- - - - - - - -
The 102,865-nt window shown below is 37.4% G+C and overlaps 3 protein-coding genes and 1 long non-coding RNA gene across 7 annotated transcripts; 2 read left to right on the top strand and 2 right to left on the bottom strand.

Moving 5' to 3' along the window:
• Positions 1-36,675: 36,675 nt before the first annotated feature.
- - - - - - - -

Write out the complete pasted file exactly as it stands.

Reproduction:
The 102,865-nt window shown below is 37.4% G+C and overlaps 3 protein-coding genes and 1 long non-coding RNA gene across 7 annotated transcripts; 2 read left to right on the top strand and 2 right to left on the bottom strand.

Moving 5' to 3' along the window:
• Positions 1-36,675: 36,675 nt before the first annotated feature.